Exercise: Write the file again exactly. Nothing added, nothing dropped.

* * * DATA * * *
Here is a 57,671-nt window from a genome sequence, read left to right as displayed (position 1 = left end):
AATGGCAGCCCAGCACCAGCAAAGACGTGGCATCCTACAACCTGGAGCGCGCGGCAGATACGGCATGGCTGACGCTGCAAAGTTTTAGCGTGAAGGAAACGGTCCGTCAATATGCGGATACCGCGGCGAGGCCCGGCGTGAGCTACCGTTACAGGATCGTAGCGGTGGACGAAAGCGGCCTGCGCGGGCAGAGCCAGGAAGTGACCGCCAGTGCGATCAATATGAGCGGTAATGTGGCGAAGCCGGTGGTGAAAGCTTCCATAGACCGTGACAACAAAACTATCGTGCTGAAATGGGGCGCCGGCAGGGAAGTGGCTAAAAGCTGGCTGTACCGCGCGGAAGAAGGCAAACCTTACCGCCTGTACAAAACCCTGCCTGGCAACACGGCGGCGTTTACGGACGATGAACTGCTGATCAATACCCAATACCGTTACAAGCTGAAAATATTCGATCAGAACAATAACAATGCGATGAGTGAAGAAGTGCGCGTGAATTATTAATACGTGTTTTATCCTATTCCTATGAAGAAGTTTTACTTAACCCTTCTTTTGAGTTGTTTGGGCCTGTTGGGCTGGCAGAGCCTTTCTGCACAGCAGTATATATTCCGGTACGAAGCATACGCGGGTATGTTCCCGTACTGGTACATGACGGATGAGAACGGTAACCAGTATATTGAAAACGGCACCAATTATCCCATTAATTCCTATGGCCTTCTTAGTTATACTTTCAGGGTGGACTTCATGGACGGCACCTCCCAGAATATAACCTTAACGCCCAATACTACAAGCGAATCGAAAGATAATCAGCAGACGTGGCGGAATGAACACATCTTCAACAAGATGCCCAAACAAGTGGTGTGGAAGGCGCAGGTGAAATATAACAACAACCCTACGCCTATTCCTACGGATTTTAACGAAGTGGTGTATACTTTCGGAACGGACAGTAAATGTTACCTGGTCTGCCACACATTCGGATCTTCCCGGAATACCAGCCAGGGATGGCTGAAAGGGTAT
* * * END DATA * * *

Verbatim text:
Here is a 57,671-nt window from a genome sequence, read left to right as displayed (position 1 = left end):
AATGGCAGCCCAGCACCAGCAAAGACGTGGCATCCTACAACCTGGAGCGCGCGGCAGATACGGCATGGCTGACGCTGCAAAGTTTTAGCGTGAAGGAAACGGTCCGTCAATATGCGGATACCGCGGCGAGGCCCGGCGTGAGCTACCGTTACAGGATCGTAGCGGTGGACGAAAGCGGCCTGCGCGGGCAGAGCCAGGAAGTGACCGCCAGTGCGATCAATATGAGCGGTAATGTGGCGAAGCCGGTGGTGAAAGCTTCCATAGACCGTGACAACAAAACTATCGTGCTGAAATGGGGCGCCGGCAGGGAAGTGGCTAAAAGCTGGCTGTACCGCGCGGAAGAAGGCAAACCTTACCGCCTGTACAAAACCCTGCCTGGCAACACGGCGGCGTTTACGGACGATGAACTGCTGATCAATACCCAATACCGTTACAAGCTGAAAATATTCGATCAGAACAATAACAATGCGATGAGTGAAGAAGTGCGCGTGAATTATTAATACGTGTTTTATCCTATTCCTATGAAGAAGTTTTACTTAACCCTTCTTTTGAGTTGTTTGGGCCTGTTGGGCTGGCAGAGCCTTTCTGCACAGCAGTATATATTCCGGTACGAAGCATACGCGGGTATGTTCCCGTACTGGTACATGACGGATGAGAACGGTAACCAGTATATTGAAAACGGCACCAATTATCCCATTAATTCCTATGGCCTTCTTAGTTATACTTTCAGGGTGGACTTCATGGACGGCACCTCCCAGAATATAACCTTAACGCCCAATACTACAAGCGAATCGAAAGATAATCAGCAGACGTGGCGGAATGAACACATCTTCAACAAGATGCCCAAACAAGTGGTGTGGAAGGCGCAGGTGAAATATAACAACAACCCTACGCCTATTCCTACGGATTTTAACGAAGTGGTGTATACTTTCGGAACGGACAGTAAATGTTACCTGGTCTGCCACACATTCGGATCTTCCCGGAATACCAGCCAGGGATGGCTGAAAGGGTAT